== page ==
Described as Hinduism’s holiest city, and one of the oldest consistently inhabited settlements on the planet, Varanasi (formerly known as Benares or Kashi) is situated on India’s northern plains about 800km east of the nation’s capital, Delhi.
The main attraction here is culture and spirituality, and my wife and I set off bracing ourselves for a dramatic, eye-opening experience.
But no amount of research or expectation could quite prepare you for the riot of colour, sounds, smells and press of humanity, particularly around the Old City and the famous ghats, as the steps leading down to the waters of the holy Ganges are known.
Here people live out spiritual highs and crushing lows in public and you cannot fail to be moved. As we tried to absorb the scenes at the easy-to-access Dasaswamedh Ghat, a woman and close friends were mourning the loss of her beloved at the riverside, while men bathed and prayed a few metres away. The burning ghats were busy with cremations further up the river and boat operators scoured the crowds for tourist trade.
Dasaswamedh Ghat is a comfortable starting point for the first-timer in Varanasi, far easier to get to than some other ghats, which, due to a rabbit-warren of narrow alleyways, are inaccessible to vehicles.
It was also here that an enterprising young fellow from the “college of knowledge – no school” skillfully attached himself to us, offering his services as a free guide, “just walking and talking”, before taking us to his father’s shop for the mandatory purchase of a shawl and a few items of clothing.
We knew this was a convoluted sales pitch, yet it was worth every rupee as we gained some local understanding of what was going on in this madcap town. “College”, we discovered, was fluent not only in English and Japanese, but when he found out we were from South Africa, burst into a joyful, sing-song Afrikaans that would have passed in Krugersdorp.
We heard Varanasi described in various ways. Our guide likened it to a giant hospice, others said it was a place where religious souls go to die, as it is said that being cremated in Varanasi ends the cycle of reincarnation and guarantees a place in heaven, or divinity.
Other than being a sacred locality in Hindu terms and a lure for pilgrims, it’s also known as a centre of learning and many international students attend the Banaras Hindu University. One thing is certain, masses of people press into the streets of the Old City and more distant ghats, with the colourful drapes of holy men of various persuasions prevalent.
Something visitors need to steel themselves for are the grubby streets (many dirt roads) complicated by the prevalence of cows and their waste. It can be rough going as the temperature constantly tops 30°C.
The cows are also not strictly herbivores, as they rummage through the rubbish left at the roadside and sometimes right outside shops. Be prepared to be approached by merchants, vendors, beggars and taxi operators (tuk tuk and rickshaw), all dead set on extracting some precious currency from your moneybelt. While much patience is required, if you can remain calm and open to the surrounding environment, a cultural experience I often heard described as a “mind trip” will be your reward.
We found Varanasi an emotionally draining experience. Perhaps it was the in-your-face poverty, maybe the skinny, flea-infested dogs running around everywhere, or the seriousness of the priests, sadhus, monks and others practising their beliefs and going about their daily rituals.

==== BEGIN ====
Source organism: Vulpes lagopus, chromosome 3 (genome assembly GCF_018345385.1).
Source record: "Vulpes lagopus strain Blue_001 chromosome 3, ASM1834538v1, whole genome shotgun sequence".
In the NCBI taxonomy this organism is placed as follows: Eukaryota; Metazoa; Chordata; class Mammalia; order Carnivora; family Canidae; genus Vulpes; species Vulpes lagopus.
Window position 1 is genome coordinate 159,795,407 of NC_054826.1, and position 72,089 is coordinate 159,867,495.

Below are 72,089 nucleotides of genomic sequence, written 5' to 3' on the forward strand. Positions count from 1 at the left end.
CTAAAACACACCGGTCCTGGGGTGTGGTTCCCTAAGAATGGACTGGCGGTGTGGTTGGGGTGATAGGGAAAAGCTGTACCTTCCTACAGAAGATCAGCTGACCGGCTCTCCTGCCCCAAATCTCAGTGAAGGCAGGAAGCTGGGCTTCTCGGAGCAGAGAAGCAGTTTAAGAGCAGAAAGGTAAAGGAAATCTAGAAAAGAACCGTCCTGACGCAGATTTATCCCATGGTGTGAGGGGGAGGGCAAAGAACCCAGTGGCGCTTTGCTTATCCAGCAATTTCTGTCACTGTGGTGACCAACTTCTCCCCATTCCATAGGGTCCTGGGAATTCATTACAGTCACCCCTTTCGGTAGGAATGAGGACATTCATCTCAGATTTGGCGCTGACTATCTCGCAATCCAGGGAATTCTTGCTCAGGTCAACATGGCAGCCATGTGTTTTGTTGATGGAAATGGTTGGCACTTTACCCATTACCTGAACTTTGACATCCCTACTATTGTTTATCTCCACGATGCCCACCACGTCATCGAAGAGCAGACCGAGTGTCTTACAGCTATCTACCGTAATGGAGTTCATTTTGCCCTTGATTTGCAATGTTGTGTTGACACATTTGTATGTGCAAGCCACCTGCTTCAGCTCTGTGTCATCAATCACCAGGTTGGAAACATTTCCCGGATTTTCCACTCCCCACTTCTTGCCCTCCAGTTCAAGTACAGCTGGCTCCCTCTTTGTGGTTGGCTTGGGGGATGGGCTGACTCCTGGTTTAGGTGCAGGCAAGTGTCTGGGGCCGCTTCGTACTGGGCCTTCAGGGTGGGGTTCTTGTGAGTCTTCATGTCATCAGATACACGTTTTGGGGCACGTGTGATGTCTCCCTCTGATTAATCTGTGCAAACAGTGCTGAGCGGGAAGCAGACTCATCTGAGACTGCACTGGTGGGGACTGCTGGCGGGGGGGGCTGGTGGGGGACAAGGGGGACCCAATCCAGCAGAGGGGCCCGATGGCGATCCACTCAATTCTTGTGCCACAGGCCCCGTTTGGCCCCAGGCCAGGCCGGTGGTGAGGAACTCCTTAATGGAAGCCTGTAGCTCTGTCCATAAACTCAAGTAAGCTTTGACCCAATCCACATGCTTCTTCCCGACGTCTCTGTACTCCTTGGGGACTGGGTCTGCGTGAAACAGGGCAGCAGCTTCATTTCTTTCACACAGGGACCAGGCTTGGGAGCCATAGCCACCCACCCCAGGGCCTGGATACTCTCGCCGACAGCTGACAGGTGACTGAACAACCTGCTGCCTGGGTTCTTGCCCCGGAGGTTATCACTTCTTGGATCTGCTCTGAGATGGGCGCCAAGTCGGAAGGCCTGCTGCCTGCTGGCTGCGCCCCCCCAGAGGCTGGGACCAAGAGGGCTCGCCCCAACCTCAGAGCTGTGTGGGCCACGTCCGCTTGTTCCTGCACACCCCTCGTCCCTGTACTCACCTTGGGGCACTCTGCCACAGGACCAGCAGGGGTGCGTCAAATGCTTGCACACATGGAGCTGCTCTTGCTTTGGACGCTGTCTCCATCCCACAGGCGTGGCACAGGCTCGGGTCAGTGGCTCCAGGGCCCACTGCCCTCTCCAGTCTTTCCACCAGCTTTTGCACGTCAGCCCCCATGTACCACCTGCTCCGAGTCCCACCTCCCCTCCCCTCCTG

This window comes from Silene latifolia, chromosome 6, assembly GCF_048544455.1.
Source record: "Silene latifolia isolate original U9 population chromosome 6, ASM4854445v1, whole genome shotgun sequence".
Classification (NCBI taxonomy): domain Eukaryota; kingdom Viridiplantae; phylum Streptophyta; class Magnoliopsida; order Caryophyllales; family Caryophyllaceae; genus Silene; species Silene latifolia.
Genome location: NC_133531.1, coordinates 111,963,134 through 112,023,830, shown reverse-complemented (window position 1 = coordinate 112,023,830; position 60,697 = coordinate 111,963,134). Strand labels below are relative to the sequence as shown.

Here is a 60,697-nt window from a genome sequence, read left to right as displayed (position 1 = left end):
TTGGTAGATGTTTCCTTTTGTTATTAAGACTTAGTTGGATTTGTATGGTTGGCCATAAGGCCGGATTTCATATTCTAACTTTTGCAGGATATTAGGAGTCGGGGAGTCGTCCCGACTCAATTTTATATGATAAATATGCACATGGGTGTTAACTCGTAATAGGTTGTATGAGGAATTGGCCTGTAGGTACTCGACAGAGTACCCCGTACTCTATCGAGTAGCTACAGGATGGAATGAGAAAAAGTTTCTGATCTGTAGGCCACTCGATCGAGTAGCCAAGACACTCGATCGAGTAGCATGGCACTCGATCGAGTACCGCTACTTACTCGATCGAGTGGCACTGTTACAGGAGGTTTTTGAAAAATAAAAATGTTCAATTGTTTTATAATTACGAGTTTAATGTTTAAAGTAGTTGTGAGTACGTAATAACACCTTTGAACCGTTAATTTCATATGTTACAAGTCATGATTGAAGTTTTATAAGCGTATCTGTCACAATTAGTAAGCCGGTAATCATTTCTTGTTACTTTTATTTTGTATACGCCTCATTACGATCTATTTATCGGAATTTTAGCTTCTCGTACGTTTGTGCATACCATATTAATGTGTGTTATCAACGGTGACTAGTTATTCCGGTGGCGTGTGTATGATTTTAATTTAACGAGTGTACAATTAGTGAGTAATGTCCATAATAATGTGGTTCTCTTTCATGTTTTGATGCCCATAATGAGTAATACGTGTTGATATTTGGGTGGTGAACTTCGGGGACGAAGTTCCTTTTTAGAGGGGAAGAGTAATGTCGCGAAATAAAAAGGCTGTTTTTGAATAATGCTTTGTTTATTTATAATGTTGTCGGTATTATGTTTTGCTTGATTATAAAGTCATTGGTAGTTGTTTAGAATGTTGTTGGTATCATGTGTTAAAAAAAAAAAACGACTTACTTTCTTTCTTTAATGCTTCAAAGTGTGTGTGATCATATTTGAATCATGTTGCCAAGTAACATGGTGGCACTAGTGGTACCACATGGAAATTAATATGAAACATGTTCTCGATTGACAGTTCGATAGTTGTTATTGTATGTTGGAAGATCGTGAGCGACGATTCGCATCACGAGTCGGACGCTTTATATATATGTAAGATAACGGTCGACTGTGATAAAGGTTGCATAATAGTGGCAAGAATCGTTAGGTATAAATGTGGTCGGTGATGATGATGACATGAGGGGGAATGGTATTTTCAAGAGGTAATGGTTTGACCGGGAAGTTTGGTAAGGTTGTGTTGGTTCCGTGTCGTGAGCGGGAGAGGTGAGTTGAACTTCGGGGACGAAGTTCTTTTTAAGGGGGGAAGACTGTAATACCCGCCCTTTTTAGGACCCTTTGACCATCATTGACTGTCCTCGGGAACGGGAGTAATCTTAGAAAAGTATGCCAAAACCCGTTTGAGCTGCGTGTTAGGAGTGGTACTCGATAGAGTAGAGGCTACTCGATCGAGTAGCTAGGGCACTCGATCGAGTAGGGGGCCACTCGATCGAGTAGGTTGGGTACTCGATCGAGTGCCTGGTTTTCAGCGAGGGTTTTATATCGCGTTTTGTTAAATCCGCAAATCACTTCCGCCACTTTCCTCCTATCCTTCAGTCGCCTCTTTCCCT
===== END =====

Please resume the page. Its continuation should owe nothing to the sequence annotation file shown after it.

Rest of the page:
As we departed for our next destination, I was heard to mutter, “never again”. Yet I feel I have unfinished business with the city and am already secretly plotting how to return one day.
Tips if you go
Location of accommodation is important in Varanasi. We were happy to be at Assi Ghat. Although there is more action elsewhere, access to the river is excellent here.
If you want to be in the Old City area, Ganpati Guest House is highly recommended and has magnificent views of the river. There are quality hotels in the Cantonment area, including the Gateway and Hotel Surya, where we enjoyed an excellent meal. Palace on Ganges is a good hotel in the Assi Ghat area.
Dry town: If you enjoy a beer or two in the evening, you’re going to have to look hard to quench your thirst here. Consult your guide book for the few places that serve alcohol.
Internal flights to Varanasi from Delhi take about an hour-and-a-half; the trip from the airport to Varanasi Old City area is about 50 minutes by car.
Run by an American woman, Aum Café near Assi Ghat is a welcome refuge from the chaos. We ate comforting foods such as flapjacks with syrup and cream, and even got a pot of rooibos tea to spirit away any feelings of homesickness.
Aum Café soaks all veggies in purified water, then in an iodine solution, so you can eat to your heart’s content, knowing you will not have tummy trouble. They can also arrange ayurvedic massages of note at around R100 an hour.
Expect tight security at the airports in India. Keep flight details and passports at hand at all times. The military is often on duty to assist as the country continues to take extra precautions following the 2008 terror attacks in Mumbai.
History and culture: According to www.varanasicity.com the Ganges is said to have its origins in the tresses of Lord Shiva and, in Varanasi, it expands to become the Ganges commonly pictured today. The city has been a centre of learning and civilisation for more than 3 000 years. With Sarnath, where Buddha gave his first sermon after enlightenment, just 10km away, Varanasi has been a symbol of Hindu renaissance. Knowledge, philosophy, culture, devotion to gods, Indian arts and crafts have all flourished for centuries. Also a pilgrimage place for Jains, the city is believed to be the birthplace of Parsvanath, the 23rd Tirthankar.
Draining as you go with the flow